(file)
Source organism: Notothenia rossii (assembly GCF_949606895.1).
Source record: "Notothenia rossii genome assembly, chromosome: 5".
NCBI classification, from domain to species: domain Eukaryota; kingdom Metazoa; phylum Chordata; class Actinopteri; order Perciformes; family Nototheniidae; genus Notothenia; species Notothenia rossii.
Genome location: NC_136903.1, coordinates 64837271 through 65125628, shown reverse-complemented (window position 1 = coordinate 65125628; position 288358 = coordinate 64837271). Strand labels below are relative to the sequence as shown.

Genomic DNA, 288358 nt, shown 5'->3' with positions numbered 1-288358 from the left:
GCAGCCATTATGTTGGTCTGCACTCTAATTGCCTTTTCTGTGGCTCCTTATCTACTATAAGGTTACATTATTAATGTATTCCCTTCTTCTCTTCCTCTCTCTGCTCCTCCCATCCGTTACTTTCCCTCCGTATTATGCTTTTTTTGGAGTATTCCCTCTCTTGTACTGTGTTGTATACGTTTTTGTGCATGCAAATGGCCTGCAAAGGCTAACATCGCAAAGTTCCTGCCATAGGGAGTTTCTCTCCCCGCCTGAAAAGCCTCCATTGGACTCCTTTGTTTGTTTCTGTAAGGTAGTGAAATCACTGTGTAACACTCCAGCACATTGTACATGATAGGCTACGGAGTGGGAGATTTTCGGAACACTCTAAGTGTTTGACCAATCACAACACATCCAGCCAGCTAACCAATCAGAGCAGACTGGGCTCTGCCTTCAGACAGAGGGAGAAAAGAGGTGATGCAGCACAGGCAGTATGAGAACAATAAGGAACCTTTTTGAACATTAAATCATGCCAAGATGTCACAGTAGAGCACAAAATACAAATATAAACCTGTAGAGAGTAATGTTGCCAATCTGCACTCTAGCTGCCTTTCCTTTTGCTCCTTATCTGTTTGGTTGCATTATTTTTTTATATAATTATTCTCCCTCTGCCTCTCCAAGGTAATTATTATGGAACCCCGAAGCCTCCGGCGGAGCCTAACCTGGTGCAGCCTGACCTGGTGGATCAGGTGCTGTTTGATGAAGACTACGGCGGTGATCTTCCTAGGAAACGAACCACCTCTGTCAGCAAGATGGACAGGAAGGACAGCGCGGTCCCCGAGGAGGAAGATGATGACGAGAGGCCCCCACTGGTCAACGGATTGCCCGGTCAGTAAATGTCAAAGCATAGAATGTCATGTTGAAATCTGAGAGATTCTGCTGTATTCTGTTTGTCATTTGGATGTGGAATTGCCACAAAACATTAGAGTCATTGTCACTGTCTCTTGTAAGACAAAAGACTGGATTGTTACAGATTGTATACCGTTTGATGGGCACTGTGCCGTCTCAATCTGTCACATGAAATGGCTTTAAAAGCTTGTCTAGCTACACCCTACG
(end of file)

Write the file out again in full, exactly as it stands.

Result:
Source organism: Notothenia rossii (assembly GCF_949606895.1).
Source record: "Notothenia rossii genome assembly, chromosome: 5".
NCBI classification, from domain to species: domain Eukaryota; kingdom Metazoa; phylum Chordata; class Actinopteri; order Perciformes; family Nototheniidae; genus Notothenia; species Notothenia rossii.
Genome location: NC_136903.1, coordinates 64837271 through 65125628, shown reverse-complemented (window position 1 = coordinate 65125628; position 288358 = coordinate 64837271). Strand labels below are relative to the sequence as shown.

Genomic DNA, 288358 nt, shown 5'->3' with positions numbered 1-288358 from the left:
GCAGCCATTATGTTGGTCTGCACTCTAATTGCCTTTTCTGTGGCTCCTTATCTACTATAAGGTTACATTATTAATGTATTCCCTTCTTCTCTTCCTCTCTCTGCTCCTCCCATCCGTTACTTTCCCTCCGTATTATGCTTTTTTTGGAGTATTCCCTCTCTTGTACTGTGTTGTATACGTTTTTGTGCATGCAAATGGCCTGCAAAGGCTAACATCGCAAAGTTCCTGCCATAGGGAGTTTCTCTCCCCGCCTGAAAAGCCTCCATTGGACTCCTTTGTTTGTTTCTGTAAGGTAGTGAAATCACTGTGTAACACTCCAGCACATTGTACATGATAGGCTACGGAGTGGGAGATTTTCGGAACACTCTAAGTGTTTGACCAATCACAACACATCCAGCCAGCTAACCAATCAGAGCAGACTGGGCTCTGCCTTCAGACAGAGGGAGAAAAGAGGTGATGCAGCACAGGCAGTATGAGAACAATAAGGAACCTTTTTGAACATTAAATCATGCCAAGATGTCACAGTAGAGCACAAAATACAAATATAAACCTGTAGAGAGTAATGTTGCCAATCTGCACTCTAGCTGCCTTTCCTTTTGCTCCTTATCTGTTTGGTTGCATTATTTTTTTATATAATTATTCTCCCTCTGCCTCTCCAAGGTAATTATTATGGAACCCCGAAGCCTCCGGCGGAGCCTAACCTGGTGCAGCCTGACCTGGTGGATCAGGTGCTGTTTGATGAAGACTACGGCGGTGATCTTCCTAGGAAACGAACCACCTCTGTCAGCAAGATGGACAGGAAGGACAGCGCGGTCCCCGAGGAGGAAGATGATGACGAGAGGCCCCCACTGGTCAACGGATTGCCCGGTCAGTAAATGTCAAAGCATAGAATGTCATGTTGAAATCTGAGAGATTCTGCTGTATTCTGTTTGTCATTTGGATGTGGAATTGCCACAAAACATTAGAGTCATTGTCACTGTCTCTTGTAAGACAAAAGACTGGATTGTTACAGATTGTATACCGTTTGATGGGCACTGTGCCGTCTCAATCTGTCACATGAAATGGCTTTAAAAGCTTGTCTAGCTACACCCTACG